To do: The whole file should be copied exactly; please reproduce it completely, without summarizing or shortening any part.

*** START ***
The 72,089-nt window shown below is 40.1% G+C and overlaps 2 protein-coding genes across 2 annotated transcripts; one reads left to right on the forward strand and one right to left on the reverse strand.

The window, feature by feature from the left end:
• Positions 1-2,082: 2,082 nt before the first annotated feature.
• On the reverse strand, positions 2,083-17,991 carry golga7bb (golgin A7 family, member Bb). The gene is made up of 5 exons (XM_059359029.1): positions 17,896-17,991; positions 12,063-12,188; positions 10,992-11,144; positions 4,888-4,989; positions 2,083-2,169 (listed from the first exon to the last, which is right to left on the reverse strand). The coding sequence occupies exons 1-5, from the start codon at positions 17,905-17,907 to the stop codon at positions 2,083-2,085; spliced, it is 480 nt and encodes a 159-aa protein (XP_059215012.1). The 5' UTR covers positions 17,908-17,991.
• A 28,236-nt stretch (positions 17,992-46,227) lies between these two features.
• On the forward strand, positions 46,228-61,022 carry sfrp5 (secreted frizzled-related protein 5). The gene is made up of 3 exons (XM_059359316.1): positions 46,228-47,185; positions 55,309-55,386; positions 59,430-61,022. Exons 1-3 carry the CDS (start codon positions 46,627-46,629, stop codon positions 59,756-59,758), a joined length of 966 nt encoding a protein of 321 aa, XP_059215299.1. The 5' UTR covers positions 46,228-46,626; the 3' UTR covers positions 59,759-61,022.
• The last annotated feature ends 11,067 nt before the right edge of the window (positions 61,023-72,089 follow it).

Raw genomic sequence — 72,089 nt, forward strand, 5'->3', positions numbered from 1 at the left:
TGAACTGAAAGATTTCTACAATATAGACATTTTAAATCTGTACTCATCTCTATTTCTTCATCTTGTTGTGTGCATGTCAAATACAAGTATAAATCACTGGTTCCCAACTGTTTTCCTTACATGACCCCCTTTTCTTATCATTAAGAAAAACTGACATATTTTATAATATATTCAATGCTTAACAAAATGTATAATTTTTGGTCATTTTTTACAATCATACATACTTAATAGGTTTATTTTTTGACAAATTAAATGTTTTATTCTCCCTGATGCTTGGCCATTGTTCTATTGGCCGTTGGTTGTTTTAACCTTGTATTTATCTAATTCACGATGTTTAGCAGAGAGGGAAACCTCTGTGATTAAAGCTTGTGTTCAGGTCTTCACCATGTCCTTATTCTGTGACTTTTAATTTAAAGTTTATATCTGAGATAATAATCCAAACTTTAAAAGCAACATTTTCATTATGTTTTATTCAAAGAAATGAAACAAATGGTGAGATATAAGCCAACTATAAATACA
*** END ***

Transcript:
The 72,089-nt window shown below is 40.1% G+C and overlaps 2 protein-coding genes across 2 annotated transcripts; one reads left to right on the forward strand and one right to left on the reverse strand.

The window, feature by feature from the left end:
• Positions 1-2,082: 2,082 nt before the first annotated feature.
• On the reverse strand, positions 2,083-17,991 carry golga7bb (golgin A7 family, member Bb). The gene is made up of 5 exons (XM_059359029.1): positions 17,896-17,991; positions 12,063-12,188; positions 10,992-11,144; positions 4,888-4,989; positions 2,083-2,169 (listed from the first exon to the last, which is right to left on the reverse strand). The coding sequence occupies exons 1-5, from the start codon at positions 17,905-17,907 to the stop codon at positions 2,083-2,085; spliced, it is 480 nt and encodes a 159-aa protein (XP_059215012.1). The 5' UTR covers positions 17,908-17,991.
• A 28,236-nt stretch (positions 17,992-46,227) lies between these two features.
• On the forward strand, positions 46,228-61,022 carry sfrp5 (secreted frizzled-related protein 5). The gene is made up of 3 exons (XM_059359316.1): positions 46,228-47,185; positions 55,309-55,386; positions 59,430-61,022. Exons 1-3 carry the CDS (start codon positions 46,627-46,629, stop codon positions 59,756-59,758), a joined length of 966 nt encoding a protein of 321 aa, XP_059215299.1. The 5' UTR covers positions 46,228-46,626; the 3' UTR covers positions 59,759-61,022.
• The last annotated feature ends 11,067 nt before the right edge of the window (positions 61,023-72,089 follow it).

Raw genomic sequence — 72,089 nt, forward strand, 5'->3', positions numbered from 1 at the left:
TGAACTGAAAGATTTCTACAATATAGACATTTTAAATCTGTACTCATCTCTATTTCTTCATCTTGTTGTGTGCATGTCAAATACAAGTATAAATCACTGGTTCCCAACTGTTTTCCTTACATGACCCCCTTTTCTTATCATTAAGAAAAACTGACATATTTTATAATATATTCAATGCTTAACAAAATGTATAATTTTTGGTCATTTTTTACAATCATACATACTTAATAGGTTTATTTTTTGACAAATTAAATGTTTTATTCTCCCTGATGCTTGGCCATTGTTCTATTGGCCGTTGGTTGTTTTAACCTTGTATTTATCTAATTCACGATGTTTAGCAGAGAGGGAAACCTCTGTGATTAAAGCTTGTGTTCAGGTCTTCACCATGTCCTTATTCTGTGACTTTTAATTTAAAGTTTATATCTGAGATAATAATCCAAACTTTAAAAGCAACATTTTCATTATGTTTTATTCAAAGAAATGAAACAAATGGTGAGATATAAGCCAACTATAAATACA